Thai anti-government protesters said on Monday they will seriously consider a proposal by Prime Minister Abhisit Vejjajiva to hold a Nov. 14 election in a "reconciliation" plan aimed at ending a violent political crisis.
"We will talk about it and discuss his proposal seriously and decide what our position is. We cannot just reject or accept it immediately," Jatuporn Prompan, a protest leader, told Reuters.
"The most important thing is we will consider this seriously," he added.
Thousands of protesters have paralysed Bangkok, showing no sign of leaving the city's main shopping district, in a two-month crisis that has killed 27 people and wounded nearly 1,000.
It was unclear whether thousands of "red shirt" protesters occupying Bangkok's main commercial district to demand parliament be dissolved and an election held within three months would agree to the compromise offer.
"This is quite constructive and we want to engage in a constructive dialogue. So we will be discussing the prime minister's proposal seriously," Weng Tojirakarn, a protest leader, told Reuters.
He said the protesters would discuss the proposal on Tuesday. Another protest leader, Jatuporn Prompan, said he was encouraged by the offer but that it contrasted with recent military statements warning the red shirts to end their campaign.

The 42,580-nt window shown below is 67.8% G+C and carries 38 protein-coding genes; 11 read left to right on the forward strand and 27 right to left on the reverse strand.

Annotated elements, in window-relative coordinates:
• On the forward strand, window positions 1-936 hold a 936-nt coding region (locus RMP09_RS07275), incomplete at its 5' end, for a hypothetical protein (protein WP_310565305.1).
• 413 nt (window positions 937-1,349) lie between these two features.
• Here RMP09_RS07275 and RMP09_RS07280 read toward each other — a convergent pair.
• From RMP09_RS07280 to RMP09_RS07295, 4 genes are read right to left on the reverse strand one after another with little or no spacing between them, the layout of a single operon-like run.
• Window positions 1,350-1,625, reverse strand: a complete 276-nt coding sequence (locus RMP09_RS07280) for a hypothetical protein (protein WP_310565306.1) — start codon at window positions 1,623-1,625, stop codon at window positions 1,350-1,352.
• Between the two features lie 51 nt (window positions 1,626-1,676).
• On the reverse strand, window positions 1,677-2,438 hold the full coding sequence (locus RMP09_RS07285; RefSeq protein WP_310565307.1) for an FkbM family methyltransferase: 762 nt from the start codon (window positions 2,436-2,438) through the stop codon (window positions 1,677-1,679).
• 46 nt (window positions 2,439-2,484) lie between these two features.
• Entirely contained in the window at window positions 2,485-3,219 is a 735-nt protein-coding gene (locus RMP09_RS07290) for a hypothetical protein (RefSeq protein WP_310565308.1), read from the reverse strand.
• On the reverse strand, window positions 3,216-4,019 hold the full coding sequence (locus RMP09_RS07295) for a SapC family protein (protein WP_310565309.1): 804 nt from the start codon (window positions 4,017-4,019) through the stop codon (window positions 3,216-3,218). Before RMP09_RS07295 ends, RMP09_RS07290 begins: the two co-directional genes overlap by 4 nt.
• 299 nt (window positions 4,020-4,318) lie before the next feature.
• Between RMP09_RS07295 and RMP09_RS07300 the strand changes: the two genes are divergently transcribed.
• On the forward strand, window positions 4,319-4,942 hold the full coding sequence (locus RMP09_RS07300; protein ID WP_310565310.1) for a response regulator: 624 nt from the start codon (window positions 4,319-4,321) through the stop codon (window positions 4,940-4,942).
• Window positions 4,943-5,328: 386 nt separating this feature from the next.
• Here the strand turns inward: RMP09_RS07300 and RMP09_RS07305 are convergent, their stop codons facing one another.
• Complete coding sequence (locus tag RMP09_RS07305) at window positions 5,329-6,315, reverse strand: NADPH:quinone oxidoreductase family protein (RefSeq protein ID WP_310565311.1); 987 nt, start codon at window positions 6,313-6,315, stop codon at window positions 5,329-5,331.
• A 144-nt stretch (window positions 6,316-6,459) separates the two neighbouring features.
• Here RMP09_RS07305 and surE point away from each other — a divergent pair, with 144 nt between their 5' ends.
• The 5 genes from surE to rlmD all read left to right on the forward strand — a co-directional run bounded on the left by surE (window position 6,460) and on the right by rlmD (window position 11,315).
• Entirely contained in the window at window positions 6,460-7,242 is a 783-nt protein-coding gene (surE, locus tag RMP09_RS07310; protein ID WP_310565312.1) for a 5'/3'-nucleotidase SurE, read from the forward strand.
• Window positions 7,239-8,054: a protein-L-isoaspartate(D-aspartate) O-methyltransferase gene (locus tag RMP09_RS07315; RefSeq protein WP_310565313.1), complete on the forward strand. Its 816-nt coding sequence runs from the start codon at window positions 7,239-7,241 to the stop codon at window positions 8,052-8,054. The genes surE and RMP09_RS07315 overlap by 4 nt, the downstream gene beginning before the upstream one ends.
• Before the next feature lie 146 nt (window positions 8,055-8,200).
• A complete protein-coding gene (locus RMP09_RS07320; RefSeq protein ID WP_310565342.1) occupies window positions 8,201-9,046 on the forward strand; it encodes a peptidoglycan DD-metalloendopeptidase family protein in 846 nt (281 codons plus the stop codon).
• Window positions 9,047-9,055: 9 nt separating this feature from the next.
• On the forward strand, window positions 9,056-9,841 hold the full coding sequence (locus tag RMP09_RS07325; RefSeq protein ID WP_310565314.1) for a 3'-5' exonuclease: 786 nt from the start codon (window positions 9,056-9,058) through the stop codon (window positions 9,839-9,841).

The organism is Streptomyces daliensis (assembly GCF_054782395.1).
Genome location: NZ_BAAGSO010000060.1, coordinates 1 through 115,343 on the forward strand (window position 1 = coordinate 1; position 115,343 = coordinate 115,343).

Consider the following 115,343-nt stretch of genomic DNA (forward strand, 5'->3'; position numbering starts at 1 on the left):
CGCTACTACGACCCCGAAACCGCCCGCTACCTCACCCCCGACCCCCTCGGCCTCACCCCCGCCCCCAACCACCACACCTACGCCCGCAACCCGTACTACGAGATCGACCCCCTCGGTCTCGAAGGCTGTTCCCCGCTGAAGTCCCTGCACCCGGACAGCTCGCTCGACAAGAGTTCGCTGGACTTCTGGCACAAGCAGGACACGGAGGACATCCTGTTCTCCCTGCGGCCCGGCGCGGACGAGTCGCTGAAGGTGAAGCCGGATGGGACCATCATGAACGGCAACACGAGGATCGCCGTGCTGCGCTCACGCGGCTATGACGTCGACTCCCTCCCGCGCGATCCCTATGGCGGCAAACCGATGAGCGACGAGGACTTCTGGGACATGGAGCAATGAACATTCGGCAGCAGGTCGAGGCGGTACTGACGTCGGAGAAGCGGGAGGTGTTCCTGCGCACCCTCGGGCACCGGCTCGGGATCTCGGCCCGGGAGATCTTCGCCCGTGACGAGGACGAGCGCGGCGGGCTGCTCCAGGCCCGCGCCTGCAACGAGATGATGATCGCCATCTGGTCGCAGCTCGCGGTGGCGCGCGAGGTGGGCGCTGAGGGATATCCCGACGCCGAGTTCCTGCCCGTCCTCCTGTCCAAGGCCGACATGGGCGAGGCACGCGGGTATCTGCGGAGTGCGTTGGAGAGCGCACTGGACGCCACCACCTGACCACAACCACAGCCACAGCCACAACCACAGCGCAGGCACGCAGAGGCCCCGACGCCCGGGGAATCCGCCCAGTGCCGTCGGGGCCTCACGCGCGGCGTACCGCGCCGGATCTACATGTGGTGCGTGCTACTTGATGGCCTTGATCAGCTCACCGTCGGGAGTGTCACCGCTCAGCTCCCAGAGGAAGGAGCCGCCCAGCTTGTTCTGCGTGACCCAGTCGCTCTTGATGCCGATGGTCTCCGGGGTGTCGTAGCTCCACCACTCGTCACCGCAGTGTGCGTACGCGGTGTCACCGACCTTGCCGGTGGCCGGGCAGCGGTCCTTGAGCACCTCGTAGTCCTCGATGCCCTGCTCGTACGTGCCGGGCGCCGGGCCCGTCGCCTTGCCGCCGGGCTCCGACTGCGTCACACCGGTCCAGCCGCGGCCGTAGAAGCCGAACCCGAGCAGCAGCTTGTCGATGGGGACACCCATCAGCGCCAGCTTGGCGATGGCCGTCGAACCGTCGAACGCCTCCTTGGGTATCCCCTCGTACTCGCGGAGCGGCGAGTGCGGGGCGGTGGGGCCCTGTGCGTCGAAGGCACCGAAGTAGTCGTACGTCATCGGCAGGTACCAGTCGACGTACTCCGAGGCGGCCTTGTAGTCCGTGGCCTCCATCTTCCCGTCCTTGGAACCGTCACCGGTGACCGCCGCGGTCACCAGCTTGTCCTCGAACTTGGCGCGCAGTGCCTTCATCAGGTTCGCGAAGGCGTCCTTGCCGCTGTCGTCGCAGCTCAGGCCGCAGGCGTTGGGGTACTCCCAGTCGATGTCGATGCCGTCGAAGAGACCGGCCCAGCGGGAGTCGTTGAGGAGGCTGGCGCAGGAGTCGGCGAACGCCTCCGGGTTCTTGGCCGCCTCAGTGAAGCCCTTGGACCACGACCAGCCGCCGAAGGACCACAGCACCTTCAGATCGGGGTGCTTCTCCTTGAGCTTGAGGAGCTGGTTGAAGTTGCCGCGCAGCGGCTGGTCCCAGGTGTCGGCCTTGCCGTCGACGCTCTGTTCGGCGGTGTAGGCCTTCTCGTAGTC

On Monday, thousands of the red-shirted supporters of ousted Prime Minister Thaksin Shinawatra remained in their 3 sq km (1.2 sq-mile) fortified encampment.
Army spokesman Sansern Kaewkamnerd told reporters the security forces could use armoured vehicles to disperse the protesters, but did not indicate when such a move might happen.
"Armoured vehicles will be sent in to ensure safety for troops and police," he said. "These vehicles will allow us to move to protesters without using arms if not necessary."
The mostly rural and urban poor red shirts say Abhisit lacks a popular mandate after coming to power in a controversial parliamentary vote 17 months ago and heading a coalition cobbled together with help from the military.
The crisis underscores a widening fault line in Thai society between the establishment -- big business, royalists, the military brass and the urban middle classes -- and the protesters who broadly back Thaksin, who lives abroad to escape a jail sentence handed down for corruption.
ReutersLast Mod: 04 Mayıs 2010, 08:26